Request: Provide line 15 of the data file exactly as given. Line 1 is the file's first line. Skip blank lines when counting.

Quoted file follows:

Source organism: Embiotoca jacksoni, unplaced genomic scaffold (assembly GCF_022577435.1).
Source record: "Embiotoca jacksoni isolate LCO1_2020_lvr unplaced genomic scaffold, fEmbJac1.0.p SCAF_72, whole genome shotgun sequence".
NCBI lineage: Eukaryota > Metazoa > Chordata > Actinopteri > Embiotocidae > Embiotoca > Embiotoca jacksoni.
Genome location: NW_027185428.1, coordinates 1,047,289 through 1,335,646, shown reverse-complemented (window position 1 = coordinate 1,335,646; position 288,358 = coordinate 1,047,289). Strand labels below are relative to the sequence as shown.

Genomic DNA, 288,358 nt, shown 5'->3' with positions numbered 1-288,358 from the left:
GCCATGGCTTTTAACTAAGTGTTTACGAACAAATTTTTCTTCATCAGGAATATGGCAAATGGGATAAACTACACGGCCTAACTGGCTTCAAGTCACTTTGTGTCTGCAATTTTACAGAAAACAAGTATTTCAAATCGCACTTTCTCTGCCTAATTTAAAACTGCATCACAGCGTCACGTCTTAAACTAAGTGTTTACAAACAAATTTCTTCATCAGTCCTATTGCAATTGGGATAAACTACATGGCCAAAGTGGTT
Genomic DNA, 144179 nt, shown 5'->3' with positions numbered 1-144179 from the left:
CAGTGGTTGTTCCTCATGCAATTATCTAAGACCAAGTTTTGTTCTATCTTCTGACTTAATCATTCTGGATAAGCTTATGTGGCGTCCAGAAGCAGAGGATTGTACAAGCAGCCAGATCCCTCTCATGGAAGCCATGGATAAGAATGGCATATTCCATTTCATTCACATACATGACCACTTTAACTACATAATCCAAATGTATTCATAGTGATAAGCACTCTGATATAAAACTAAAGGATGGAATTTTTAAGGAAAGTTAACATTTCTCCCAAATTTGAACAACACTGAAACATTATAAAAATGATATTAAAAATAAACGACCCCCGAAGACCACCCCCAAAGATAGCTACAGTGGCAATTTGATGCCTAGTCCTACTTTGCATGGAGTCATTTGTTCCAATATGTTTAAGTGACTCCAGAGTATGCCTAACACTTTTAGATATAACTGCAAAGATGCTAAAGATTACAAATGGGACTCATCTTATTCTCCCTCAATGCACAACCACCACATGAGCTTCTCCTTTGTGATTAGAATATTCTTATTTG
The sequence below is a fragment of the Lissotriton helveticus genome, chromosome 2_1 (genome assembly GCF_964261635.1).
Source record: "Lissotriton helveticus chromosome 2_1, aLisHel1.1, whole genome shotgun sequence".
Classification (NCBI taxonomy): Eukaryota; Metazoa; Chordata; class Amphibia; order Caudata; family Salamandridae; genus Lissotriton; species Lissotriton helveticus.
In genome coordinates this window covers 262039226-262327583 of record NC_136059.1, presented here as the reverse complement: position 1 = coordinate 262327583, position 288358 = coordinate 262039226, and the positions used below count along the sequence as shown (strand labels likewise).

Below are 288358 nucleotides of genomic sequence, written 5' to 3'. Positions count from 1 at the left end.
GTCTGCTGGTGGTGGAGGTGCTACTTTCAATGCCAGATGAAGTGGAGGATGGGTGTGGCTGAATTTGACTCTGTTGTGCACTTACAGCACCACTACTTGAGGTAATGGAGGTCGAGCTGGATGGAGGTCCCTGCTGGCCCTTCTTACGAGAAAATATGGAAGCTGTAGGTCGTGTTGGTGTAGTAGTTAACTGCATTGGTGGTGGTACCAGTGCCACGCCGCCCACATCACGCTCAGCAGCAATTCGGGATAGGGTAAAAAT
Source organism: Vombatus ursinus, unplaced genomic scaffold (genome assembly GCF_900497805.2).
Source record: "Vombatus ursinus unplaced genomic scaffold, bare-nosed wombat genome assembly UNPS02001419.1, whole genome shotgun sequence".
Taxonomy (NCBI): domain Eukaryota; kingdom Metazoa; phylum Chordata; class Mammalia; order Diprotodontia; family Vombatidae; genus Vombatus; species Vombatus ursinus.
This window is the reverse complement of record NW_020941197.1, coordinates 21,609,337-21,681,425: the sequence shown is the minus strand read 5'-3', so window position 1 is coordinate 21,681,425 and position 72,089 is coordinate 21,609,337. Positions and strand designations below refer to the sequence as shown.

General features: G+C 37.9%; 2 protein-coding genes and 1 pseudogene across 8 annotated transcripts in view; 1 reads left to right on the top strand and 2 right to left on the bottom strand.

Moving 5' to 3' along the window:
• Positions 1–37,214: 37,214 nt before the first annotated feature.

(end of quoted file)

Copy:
Source organism: Vombatus ursinus, unplaced genomic scaffold (genome assembly GCF_900497805.2).